Propaganda, I suggest, is the primary weapon used by the academy of biblical scholars and theologians against the Christ Myth theory. I have encountered very few genuine efforts of academics to “educate” the public (that is, “educate” as opposed to sway them by “propaganda”, given that “propaganda” is a process akin to “indoctrination”) or even to “educate” their peers of the deficiencies in any one of the “mythicist” cases.
One of the key characteristics of propaganda is that it manipulates symbols with the intent of bringing about social control. The symbols must have major significance for the audience, significant enough for them to hold real power over tan audience’s emotional reactions — “ideally, symbols of the Sacred and the Satanic.” (Alex Carey, Taking the Risk Out of Democracy, p. 12)
Understand the power of symbols.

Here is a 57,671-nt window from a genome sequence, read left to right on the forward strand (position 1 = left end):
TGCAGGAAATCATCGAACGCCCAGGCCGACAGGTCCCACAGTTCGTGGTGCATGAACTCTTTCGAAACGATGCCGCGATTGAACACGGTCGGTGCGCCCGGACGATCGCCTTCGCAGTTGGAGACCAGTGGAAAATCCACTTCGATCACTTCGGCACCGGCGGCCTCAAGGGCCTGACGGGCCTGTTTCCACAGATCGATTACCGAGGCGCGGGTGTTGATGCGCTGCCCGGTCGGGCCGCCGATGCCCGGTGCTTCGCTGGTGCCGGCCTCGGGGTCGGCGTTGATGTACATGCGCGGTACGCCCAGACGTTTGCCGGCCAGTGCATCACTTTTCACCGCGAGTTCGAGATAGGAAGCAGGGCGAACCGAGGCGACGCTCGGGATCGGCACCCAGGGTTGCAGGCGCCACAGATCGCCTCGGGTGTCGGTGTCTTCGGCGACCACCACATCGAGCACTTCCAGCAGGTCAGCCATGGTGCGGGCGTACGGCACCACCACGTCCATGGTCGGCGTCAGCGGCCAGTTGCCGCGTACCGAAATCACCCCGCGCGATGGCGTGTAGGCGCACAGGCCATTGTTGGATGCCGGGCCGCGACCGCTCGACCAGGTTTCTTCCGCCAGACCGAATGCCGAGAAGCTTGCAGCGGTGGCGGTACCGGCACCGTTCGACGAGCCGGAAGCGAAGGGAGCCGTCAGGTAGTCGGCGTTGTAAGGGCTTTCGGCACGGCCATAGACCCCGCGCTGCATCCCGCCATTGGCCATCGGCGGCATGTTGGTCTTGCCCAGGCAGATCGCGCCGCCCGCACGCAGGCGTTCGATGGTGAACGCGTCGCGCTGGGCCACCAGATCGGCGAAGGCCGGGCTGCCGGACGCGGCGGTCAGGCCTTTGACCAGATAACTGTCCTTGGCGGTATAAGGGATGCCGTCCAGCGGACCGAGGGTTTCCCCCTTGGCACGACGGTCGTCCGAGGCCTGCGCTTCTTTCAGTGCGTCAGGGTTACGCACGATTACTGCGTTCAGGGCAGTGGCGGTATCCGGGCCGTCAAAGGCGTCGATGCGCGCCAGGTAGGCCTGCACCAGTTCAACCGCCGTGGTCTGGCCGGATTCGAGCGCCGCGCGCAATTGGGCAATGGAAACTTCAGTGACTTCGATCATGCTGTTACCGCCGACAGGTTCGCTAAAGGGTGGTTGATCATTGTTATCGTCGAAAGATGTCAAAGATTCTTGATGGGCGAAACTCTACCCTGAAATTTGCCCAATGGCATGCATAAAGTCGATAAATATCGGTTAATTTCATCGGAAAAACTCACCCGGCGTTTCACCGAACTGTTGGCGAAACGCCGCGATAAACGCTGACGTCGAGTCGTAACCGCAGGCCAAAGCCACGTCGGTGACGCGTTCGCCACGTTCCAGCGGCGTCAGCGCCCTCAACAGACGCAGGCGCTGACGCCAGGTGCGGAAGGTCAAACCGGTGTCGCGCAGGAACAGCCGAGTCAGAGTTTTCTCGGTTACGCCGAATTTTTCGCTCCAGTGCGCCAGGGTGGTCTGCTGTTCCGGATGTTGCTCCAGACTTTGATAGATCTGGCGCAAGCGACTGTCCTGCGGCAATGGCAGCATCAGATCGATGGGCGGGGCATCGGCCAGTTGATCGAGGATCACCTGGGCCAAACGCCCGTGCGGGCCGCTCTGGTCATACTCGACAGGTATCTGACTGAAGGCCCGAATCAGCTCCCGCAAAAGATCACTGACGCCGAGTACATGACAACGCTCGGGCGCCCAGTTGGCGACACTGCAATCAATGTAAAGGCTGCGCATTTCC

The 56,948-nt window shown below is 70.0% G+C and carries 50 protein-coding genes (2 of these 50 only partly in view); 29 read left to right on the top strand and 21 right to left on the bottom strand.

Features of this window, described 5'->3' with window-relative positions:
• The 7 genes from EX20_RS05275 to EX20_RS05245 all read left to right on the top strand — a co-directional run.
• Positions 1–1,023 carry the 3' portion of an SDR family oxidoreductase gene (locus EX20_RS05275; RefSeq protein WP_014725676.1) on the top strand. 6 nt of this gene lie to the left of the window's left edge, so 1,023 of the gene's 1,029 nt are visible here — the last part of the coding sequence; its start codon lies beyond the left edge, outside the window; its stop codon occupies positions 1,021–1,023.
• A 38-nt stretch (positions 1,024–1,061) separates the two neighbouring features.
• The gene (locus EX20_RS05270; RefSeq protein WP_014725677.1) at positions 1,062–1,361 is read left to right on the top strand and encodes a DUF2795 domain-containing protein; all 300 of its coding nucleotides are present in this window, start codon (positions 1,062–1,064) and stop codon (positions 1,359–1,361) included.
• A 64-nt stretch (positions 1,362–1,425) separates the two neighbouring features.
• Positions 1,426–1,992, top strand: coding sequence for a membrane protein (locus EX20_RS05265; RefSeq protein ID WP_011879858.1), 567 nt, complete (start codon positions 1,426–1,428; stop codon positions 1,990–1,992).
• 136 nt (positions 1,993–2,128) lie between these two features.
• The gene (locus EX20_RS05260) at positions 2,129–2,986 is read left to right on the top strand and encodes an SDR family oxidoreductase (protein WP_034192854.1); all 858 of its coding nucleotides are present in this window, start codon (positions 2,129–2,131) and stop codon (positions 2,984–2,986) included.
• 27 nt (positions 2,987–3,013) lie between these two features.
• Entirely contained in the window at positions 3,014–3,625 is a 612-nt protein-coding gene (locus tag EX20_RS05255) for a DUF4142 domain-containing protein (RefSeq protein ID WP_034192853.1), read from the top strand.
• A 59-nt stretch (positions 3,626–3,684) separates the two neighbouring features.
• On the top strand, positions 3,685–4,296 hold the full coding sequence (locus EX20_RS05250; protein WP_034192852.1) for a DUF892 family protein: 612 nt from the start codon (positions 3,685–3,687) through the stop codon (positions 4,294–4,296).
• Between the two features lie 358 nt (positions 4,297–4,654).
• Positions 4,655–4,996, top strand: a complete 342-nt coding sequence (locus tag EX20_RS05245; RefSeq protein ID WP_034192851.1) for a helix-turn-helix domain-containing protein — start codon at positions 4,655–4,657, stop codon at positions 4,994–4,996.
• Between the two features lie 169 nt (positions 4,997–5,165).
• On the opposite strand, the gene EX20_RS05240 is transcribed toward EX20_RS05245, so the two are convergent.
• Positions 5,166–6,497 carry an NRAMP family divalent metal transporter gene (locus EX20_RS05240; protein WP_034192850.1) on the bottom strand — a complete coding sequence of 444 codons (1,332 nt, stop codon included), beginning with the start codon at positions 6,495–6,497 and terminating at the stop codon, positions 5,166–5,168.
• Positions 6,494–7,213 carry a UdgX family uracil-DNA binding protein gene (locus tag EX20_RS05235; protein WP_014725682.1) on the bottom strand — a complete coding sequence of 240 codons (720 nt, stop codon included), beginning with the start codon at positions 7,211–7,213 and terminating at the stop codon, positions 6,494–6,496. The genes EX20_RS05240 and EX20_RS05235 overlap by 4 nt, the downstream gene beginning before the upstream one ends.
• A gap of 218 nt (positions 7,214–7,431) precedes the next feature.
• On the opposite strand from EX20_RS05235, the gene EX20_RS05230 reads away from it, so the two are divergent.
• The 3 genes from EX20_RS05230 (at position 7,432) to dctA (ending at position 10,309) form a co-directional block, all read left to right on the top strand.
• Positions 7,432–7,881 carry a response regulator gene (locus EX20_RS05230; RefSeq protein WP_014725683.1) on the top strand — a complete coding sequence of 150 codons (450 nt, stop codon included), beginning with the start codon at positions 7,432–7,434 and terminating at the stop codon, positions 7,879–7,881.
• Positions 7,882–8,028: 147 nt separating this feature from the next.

Symbols are related to the psychological phenomenon of the stereotype. A stereotype is a seeming value judgment, acquired by belonging to a group, without any intellectual labor. . . The stereotype arises from the feelings one has for one’s group, or against the “out-group.” . . . In propaganda, existing stereotypes are awakened by symbols. (Jacques Ellul, Propaganda: The Formation of Men’s Attitudes, p. 163)
Probably the most used symbol in the propaganda war against mythicism is “The Scholar”. This symbol has siblings: “peer review”, “published in a reputable/academic journal”, “PhD”, “scholarly training”, “skilled in relevant languages”, to identify some.
Now I know some people will jump on that above sentence and accuse me of suggesting that “scholarly training” and being “skilled in biblical languages” are nothing more than worthless empty symbols. And such an effort will itself be demonstrating how propaganda works. By ignoring nuance they will be reinforcing the power of the symbol itself and the mechanics of propaganda. They will be reaffirming that “The Scholar” is sensible, wise, naturally right, while the critic who is associated with the enemy, “mythicism”, is vacuous, unavoidably silly, dumb and risible.